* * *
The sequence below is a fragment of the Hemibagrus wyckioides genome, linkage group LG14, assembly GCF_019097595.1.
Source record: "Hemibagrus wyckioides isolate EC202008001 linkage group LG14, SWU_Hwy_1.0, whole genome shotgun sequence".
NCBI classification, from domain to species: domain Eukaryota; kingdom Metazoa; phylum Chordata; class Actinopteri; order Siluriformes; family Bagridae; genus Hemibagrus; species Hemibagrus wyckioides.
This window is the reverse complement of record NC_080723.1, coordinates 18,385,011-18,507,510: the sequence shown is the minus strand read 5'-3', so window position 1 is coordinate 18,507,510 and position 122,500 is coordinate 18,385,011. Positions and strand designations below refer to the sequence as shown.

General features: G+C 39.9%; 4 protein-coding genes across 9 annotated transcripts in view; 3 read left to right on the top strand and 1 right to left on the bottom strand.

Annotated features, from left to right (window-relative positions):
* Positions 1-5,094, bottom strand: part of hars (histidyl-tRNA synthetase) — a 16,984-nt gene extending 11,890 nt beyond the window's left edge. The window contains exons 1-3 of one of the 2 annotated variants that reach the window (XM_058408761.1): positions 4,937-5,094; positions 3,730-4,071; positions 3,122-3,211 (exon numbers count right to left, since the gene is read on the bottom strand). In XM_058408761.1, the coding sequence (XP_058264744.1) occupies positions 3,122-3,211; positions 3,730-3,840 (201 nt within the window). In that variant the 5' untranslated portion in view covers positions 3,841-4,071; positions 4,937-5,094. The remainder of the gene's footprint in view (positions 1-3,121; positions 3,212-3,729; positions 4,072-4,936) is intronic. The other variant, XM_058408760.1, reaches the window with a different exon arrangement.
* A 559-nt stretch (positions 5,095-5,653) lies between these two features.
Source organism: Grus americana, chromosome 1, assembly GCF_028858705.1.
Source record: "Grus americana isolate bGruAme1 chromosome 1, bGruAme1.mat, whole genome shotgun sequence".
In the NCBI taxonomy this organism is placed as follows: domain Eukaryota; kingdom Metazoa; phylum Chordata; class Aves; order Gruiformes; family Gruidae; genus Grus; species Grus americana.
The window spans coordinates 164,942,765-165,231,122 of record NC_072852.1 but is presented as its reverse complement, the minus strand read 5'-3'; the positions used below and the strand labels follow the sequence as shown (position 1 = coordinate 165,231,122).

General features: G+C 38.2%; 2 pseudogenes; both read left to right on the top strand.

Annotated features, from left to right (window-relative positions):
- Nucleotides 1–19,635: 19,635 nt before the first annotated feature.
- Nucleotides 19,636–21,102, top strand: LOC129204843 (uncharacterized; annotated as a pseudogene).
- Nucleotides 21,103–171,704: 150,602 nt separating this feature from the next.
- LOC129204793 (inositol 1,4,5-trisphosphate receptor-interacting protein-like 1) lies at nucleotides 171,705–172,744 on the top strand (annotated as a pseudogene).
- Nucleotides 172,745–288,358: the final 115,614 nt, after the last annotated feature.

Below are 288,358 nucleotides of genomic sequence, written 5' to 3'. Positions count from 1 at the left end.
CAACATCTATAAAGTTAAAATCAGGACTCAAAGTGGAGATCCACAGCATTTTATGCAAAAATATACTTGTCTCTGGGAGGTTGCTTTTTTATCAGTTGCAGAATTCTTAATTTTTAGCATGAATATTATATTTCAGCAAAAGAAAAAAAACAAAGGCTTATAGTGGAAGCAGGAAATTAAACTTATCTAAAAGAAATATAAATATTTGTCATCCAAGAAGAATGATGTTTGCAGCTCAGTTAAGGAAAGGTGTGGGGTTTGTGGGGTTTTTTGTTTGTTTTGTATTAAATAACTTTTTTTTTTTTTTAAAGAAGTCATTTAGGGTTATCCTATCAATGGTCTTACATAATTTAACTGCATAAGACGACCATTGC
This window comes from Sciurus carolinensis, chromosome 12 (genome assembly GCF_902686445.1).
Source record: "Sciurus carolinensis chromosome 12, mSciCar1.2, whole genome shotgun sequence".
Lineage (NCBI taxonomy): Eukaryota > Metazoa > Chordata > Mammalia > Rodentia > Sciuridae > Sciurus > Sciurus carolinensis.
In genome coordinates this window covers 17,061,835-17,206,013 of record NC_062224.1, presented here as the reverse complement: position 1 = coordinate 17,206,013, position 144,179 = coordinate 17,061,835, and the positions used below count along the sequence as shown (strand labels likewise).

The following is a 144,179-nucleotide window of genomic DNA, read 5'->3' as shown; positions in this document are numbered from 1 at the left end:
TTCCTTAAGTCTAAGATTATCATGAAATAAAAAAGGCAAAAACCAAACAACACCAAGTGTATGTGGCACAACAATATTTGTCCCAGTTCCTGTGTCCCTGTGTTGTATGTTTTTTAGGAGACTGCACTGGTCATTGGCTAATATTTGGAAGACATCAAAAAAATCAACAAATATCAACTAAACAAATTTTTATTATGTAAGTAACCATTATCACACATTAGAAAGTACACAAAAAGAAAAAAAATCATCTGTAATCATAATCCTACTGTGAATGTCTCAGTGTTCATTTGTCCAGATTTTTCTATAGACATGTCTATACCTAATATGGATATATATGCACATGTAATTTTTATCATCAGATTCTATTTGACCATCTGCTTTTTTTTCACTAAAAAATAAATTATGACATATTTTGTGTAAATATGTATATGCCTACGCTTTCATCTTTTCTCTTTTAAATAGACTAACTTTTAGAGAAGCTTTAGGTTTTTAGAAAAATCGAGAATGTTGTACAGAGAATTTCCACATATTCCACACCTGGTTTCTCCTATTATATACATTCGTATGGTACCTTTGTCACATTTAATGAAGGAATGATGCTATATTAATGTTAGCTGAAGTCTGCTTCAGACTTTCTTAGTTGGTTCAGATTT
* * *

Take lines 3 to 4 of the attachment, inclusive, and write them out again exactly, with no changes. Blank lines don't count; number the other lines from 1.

NCBI classification, from domain to species: domain Eukaryota; kingdom Metazoa; phylum Chordata; class Actinopteri; order Siluriformes; family Bagridae; genus Hemibagrus; species Hemibagrus wyckioides.
This window is the reverse complement of record NC_080723.1, coordinates 18,385,011-18,507,510: the sequence shown is the minus strand read 5'-3', so window position 1 is coordinate 18,507,510 and position 122,500 is coordinate 18,385,011. Positions and strand designations below refer to the sequence as shown.